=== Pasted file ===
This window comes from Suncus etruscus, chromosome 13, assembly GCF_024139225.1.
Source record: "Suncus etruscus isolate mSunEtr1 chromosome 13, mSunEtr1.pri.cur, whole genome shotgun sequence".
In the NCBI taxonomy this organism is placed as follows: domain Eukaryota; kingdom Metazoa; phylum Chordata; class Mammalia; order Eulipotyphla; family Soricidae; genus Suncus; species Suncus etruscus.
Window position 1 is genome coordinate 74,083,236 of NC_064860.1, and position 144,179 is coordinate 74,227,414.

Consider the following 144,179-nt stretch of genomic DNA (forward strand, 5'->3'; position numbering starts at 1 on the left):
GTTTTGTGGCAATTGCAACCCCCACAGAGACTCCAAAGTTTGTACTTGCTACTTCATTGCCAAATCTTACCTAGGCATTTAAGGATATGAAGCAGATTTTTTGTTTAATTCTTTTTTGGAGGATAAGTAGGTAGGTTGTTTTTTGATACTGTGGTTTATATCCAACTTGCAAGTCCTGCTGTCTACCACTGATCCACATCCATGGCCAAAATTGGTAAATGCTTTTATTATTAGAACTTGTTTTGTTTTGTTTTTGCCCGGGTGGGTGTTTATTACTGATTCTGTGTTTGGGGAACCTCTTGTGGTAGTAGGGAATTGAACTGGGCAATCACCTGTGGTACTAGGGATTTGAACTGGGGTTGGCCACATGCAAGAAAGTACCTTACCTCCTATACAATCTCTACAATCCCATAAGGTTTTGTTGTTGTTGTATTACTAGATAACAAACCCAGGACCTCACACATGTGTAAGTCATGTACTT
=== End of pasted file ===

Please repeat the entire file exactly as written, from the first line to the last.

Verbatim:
This window comes from Suncus etruscus, chromosome 13, assembly GCF_024139225.1.
Source record: "Suncus etruscus isolate mSunEtr1 chromosome 13, mSunEtr1.pri.cur, whole genome shotgun sequence".
In the NCBI taxonomy this organism is placed as follows: domain Eukaryota; kingdom Metazoa; phylum Chordata; class Mammalia; order Eulipotyphla; family Soricidae; genus Suncus; species Suncus etruscus.
Window position 1 is genome coordinate 74,083,236 of NC_064860.1, and position 144,179 is coordinate 74,227,414.

Consider the following 144,179-nt stretch of genomic DNA (forward strand, 5'->3'; position numbering starts at 1 on the left):
GTTTTGTGGCAATTGCAACCCCCACAGAGACTCCAAAGTTTGTACTTGCTACTTCATTGCCAAATCTTACCTAGGCATTTAAGGATATGAAGCAGATTTTTTGTTTAATTCTTTTTTGGAGGATAAGTAGGTAGGTTGTTTTTTGATACTGTGGTTTATATCCAACTTGCAAGTCCTGCTGTCTACCACTGATCCACATCCATGGCCAAAATTGGTAAATGCTTTTATTATTAGAACTTGTTTTGTTTTGTTTTTGCCCGGGTGGGTGTTTATTACTGATTCTGTGTTTGGGGAACCTCTTGTGGTAGTAGGGAATTGAACTGGGCAATCACCTGTGGTACTAGGGATTTGAACTGGGGTTGGCCACATGCAAGAAAGTACCTTACCTCCTATACAATCTCTACAATCCCATAAGGTTTTGTTGTTGTTGTATTACTAGATAACAAACCCAGGACCTCACACATGTGTAAGTCATGTACTT